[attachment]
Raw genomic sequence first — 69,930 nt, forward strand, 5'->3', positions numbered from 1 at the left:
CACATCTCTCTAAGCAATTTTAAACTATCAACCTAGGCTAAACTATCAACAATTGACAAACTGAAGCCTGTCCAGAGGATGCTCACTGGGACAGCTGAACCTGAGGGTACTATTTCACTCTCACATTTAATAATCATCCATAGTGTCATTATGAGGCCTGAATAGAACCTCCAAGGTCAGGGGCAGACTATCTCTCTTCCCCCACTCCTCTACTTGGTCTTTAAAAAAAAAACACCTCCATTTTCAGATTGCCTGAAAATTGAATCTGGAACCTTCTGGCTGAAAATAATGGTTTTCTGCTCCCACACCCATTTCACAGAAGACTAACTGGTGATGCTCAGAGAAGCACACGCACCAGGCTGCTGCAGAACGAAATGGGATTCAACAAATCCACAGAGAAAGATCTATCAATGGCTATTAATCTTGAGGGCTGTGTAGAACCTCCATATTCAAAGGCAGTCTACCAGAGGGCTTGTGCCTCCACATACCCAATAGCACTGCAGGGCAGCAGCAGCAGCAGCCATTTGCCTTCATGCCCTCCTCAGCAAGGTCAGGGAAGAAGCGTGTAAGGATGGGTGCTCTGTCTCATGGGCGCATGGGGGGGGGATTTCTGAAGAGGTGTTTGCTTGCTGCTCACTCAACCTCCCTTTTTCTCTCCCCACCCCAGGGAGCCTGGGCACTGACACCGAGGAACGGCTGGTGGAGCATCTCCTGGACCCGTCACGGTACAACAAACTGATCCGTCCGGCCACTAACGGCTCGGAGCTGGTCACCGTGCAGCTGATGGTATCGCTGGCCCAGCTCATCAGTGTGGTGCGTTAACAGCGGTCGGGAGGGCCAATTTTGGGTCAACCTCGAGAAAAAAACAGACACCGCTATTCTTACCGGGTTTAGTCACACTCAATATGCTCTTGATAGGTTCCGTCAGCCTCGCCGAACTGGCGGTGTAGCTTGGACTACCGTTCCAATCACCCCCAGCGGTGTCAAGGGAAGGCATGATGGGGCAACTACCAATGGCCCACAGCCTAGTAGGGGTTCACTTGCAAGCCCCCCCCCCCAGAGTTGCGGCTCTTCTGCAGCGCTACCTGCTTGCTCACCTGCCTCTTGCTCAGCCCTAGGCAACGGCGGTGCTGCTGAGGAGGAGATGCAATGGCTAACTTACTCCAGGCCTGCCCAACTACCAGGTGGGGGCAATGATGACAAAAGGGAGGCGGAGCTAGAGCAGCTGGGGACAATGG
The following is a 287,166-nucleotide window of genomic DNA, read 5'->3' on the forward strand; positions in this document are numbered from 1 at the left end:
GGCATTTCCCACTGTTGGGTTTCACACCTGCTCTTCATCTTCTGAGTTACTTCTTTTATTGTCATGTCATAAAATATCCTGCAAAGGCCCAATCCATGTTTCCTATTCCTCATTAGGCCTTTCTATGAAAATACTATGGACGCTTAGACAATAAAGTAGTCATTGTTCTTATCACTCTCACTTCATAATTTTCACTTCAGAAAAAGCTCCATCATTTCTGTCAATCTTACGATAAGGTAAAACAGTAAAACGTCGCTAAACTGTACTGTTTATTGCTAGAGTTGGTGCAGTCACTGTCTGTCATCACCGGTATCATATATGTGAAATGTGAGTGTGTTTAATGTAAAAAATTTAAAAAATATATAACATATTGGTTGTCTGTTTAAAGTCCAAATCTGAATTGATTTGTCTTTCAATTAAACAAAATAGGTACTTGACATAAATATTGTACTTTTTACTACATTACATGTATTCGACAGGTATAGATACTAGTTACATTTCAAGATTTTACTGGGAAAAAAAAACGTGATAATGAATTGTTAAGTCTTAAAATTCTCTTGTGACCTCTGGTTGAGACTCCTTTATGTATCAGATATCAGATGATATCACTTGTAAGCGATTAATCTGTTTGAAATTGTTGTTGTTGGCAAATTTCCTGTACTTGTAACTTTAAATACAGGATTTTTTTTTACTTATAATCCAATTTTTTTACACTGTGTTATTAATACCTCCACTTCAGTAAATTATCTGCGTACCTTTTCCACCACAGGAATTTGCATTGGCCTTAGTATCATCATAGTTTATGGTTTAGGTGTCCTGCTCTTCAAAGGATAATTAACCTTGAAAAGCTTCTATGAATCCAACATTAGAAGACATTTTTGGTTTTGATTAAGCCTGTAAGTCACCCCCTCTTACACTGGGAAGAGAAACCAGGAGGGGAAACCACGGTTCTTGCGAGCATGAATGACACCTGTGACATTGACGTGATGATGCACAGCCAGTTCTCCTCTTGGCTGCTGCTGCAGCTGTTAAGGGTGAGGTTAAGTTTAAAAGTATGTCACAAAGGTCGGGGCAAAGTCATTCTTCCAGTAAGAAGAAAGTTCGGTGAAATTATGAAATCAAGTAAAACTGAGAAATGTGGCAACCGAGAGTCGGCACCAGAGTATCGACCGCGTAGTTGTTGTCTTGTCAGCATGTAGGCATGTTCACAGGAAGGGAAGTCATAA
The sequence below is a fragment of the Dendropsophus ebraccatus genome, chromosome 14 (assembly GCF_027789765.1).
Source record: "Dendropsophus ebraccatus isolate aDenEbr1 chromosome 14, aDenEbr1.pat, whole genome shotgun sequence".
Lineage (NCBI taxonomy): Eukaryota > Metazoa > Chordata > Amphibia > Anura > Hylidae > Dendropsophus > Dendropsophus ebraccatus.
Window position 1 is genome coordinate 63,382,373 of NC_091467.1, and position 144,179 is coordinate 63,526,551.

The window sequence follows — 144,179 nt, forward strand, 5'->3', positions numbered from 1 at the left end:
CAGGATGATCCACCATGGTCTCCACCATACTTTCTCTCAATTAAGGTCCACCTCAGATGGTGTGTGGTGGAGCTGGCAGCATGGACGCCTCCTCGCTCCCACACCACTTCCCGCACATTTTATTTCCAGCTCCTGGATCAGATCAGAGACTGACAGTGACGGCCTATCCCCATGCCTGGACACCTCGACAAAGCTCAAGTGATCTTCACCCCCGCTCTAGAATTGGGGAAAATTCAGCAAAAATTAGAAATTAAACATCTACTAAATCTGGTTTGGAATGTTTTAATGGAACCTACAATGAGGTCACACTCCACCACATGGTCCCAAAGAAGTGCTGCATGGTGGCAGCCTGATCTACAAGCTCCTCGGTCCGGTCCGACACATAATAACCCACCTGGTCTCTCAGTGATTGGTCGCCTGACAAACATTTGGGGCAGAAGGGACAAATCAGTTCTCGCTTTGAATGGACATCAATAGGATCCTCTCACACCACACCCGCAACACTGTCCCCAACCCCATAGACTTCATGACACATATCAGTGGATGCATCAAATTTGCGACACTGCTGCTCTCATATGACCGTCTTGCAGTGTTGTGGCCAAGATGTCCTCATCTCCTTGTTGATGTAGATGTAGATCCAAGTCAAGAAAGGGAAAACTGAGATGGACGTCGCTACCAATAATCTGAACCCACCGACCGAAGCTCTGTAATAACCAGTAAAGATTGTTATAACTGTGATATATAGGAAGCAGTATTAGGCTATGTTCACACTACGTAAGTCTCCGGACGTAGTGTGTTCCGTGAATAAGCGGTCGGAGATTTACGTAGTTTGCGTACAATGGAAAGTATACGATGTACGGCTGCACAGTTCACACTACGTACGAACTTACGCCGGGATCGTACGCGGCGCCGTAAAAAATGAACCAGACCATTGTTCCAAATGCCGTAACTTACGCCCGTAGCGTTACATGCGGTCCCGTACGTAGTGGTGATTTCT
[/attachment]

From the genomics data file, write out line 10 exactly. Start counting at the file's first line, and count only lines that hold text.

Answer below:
CAGGATGATCCACCATGGTCTCCACCATACTTTCTCTCAATTAAGGTCCACCTCAGATGGTGTGTGGTGGAGCTGGCAGCATGGACGCCTCCTCGCTCCCACACCACTTCCCGCACATTTTATTTCCAGCTCCTGGATCAGATCAGAGACTGACAGTGACGGCCTATCCCCATGCCTGGACACCTCGACAAAGCTCAAGTGATCTTCACCCCCGCTCTAGAATTGGGGAAAATTCAGCAAAAATTAGAAATTAAACATCTACTAAATCTGGTTTGGAATGTTTTAATGGAACCTACAATGAGGTCACACTCCACCACATGGTCCCAAAGAAGTGCTGCATGGTGGCAGCCTGATCTACAAGCTCCTCGGTCCGGTCCGACACATAATAACCCACCTGGTCTCTCAGTGATTGGTCGCCTGACAAACATTTGGGGCAGAAGGGACAAATCAGTTCTCGCTTTGAATGGACATCAATAGGATCCTCTCACACCACACCCGCAACACTGTCCCCAACCCCATAGACTTCATGACACATATCAGTGGATGCATCAAATTTGCGACACTGCTGCTCTCATATGACCGTCTTGCAGTGTTGTGGCCAAGATGTCCTCATCTCCTTGTTGATGTAGATGTAGATCCAAGTCAAGAAAGGGAAAACTGAGATGGACGTCGCTACCAATAATCTGAACCCACCGACCGAAGCTCTGTAATAACCAGTAAAGATTGTTATAACTGTGATATATAGGAAGCAGTATTAGGCTATGTTCACACTACGTAAGTCTCCGGACGTAGTGTGTTCCGTGAATAAGCGGTCGGAGATTTACGTAGTTTGCGTACAATGGAAAGTATACGATGTACGGCTGCACAGTTCACACTACGTACGAACTTACGCCGGGATCGTACGCGGCGCCGTAAAAAATGAACCAGACCATTGTTCCAAATGCCGTAACTTACGCCCGTAGCGTTACATGCGGTCCCGTACGTAGTGGTGATTTCT